Mum's the word when it comes to children's happiness

April 3, 2011

As part of the study, which will follow 40,000 UK households over a number of years, young people aged between 10 to 15 years have been asked how satisfied they are with their lives. The findings indicate that a mother's happiness in her partnership is more important to the child than the father's. The findings are based on a sample of 6,441 women, 5,384 men and 1,268 young people.

Overall, 60 per cent of young people say they are 'completely satisfied' with their family situation but in families where the child's mother is unhappy in her , only 55 per cent of young people say they are 'completely happy' with their family situation – compared with 73 per cent of young people whose mothers are 'perfectly happy' in their relationships.

The Understanding Society research examined the relationships between married or cohabiting partners, and relationships between parents and their . Professor John Ermisch, Dr Maria Iacovou, and Dr Alexandra Skew from the Institute for Social and Economic Research found that the happiest children are those living with two parents – either biological or step – with no younger siblings, who do not quarrel with their parents regularly, who eat at least three evening meals per week with their family and whose mother is happy in her own relationship.

Commenting on the findings, Dr Maria Iacovou said: "At a time when there is widespread political concern about 'Broken Britain', these findings show that family relationships and the of parents are key to the happiness of young people. Contrary to the popular belief that children only want to spend time playing videogames or watching TV we found that they were most happy when interacting with their parents or siblings."

The research also finds that having older siblings is not related to children's happiness with their family, but having younger siblings in the household is associated with lower levels of satisfaction, and this effect is greater the more younger siblings there are in the household. But relationships with parents are even more important than relationships with siblings. Only 28 per cent of children who quarrel more than once a week with their parents, and don't discuss important matters with their are completely happy with their families.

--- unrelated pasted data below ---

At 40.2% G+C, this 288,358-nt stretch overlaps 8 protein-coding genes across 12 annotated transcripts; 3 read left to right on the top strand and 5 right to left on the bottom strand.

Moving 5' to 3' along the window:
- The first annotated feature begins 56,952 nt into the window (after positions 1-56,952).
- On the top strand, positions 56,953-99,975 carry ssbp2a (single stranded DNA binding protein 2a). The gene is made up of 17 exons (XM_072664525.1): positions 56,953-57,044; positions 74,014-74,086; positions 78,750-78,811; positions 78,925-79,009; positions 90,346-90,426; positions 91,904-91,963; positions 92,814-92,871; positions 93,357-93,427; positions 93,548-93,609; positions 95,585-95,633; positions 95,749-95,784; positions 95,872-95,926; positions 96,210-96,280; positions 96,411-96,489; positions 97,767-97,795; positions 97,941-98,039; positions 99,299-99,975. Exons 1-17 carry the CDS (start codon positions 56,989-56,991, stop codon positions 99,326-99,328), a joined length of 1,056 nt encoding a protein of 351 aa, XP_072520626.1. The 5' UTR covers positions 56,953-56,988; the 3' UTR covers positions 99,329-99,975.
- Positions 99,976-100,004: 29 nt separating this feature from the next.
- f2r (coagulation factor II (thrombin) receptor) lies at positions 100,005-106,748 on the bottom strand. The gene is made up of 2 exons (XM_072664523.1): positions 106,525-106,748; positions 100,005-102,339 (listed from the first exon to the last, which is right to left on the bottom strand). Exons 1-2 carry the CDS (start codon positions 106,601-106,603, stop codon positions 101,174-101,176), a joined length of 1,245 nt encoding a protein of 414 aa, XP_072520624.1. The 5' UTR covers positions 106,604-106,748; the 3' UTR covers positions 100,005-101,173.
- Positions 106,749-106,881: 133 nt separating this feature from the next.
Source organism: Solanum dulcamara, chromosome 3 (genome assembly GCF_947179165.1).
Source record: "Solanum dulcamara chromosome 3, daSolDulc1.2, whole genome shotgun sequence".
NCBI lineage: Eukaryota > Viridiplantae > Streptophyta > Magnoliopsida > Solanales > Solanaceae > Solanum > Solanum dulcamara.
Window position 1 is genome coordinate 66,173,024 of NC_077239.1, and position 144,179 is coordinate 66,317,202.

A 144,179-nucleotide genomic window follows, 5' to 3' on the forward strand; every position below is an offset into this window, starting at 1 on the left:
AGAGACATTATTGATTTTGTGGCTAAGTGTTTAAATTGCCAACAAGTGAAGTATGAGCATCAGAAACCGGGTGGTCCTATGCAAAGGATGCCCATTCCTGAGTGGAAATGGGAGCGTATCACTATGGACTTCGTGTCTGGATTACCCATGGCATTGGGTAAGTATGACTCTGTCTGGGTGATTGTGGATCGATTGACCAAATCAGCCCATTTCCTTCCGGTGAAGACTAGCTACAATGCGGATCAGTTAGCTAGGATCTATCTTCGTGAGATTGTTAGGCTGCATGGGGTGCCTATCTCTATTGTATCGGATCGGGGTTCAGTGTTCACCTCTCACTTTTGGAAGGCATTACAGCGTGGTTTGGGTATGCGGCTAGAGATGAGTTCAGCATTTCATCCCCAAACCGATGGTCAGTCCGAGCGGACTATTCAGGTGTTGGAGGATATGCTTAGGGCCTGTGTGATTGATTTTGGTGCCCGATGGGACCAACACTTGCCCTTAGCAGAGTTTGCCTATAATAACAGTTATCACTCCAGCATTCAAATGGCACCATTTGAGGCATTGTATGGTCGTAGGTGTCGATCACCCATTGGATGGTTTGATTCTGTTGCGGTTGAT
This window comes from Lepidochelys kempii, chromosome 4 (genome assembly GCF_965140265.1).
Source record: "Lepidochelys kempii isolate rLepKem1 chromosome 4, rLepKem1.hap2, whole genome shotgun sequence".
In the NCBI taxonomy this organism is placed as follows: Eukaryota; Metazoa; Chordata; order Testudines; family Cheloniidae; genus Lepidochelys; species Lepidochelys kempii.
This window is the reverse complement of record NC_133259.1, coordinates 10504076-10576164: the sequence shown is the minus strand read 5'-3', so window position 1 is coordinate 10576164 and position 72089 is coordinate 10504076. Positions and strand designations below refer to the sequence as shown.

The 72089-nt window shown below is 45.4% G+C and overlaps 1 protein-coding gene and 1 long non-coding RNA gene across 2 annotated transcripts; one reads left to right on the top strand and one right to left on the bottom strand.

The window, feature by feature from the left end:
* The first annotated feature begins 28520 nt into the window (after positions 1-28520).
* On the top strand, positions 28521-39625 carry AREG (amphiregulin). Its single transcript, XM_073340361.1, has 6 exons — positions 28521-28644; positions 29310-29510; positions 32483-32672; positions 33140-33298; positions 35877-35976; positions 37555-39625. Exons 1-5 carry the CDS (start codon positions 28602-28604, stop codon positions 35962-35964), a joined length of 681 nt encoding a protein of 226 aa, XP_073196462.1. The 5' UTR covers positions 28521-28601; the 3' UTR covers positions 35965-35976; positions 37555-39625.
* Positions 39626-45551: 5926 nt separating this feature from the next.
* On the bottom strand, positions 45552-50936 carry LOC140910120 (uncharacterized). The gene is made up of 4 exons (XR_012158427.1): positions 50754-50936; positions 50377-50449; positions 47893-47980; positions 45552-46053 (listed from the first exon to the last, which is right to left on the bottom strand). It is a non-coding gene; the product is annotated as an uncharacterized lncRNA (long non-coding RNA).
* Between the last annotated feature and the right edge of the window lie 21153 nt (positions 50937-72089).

Dr Iacovou commented: "Together these findings reveal the complex influences of different relationships on a child's happiness. Over the years, as Understanding Society follows the lives of families in the UK, we'll build up an even better picture of how children's lives are affected by all kinds of factors. Understanding Society is really set to become a fantastic resource for anyone interested in the well-being of children"

Explore further: UK youth are happy after all?

Related Stories

UK youth are happy after all?

March 2, 2011

As part of the study, which will follow 40,000 UK households over a number of years more than 2,000 young people aged between 10 to 15 years have been asked how satisfied they are with their lives. The findings indicate ...

The first steps to understanding society

February 28, 2011

The first findings from the world's largest study of households are now published. The Understanding Society publication reveals a comprehensive snap shot of UK households. Starting in 2009, the year when Britain officially ...

The UK is a nation of happy couples

February 14, 2011

Researchers at the Institute for Social and Economic Research asked both individuals in the couple to rate their happiness on a seven point scale; from the lowest score of 'extremely unhappy' to the middle point of 'happy', ...

Sibling relationships reflect family dynamics

November 15, 2006

Most children in the United States grow up with sisters and brothers. Connections that usually last a lifetime, these relationships can be strained at times, especially during childhood. New research concludes that sibling ...

Recommended for you

Science: Public interest high, literacy stable

October 28, 2016

While public interest in science continues to grow, the level of U.S. scientific literacy remains largely unchanged, according to a survey by the University of Michigan Institute for Social Research.

Experts uncover hidden layers of Jesus' tomb site

October 27, 2016

In the innermost chamber of the site said to be the tomb of Jesus, a restoration team has peeled away a marble layer for the first time in centuries in an effort to reach what it believes is the original rock surface where ...

Important ancient papyrus seized from looters in Israel

October 27, 2016

(—Eitan Klein, a representative of the Israel Antiquities Authority, has announced that an important papyrus document dated to 2,700 years ago has been seized from a group of Palestinian looters who reportedly ...


Please sign in to add a comment. Registration is free, and takes less than a minute. Read more

Click here to reset your password.
Sign in to get notified via email when new comments are made.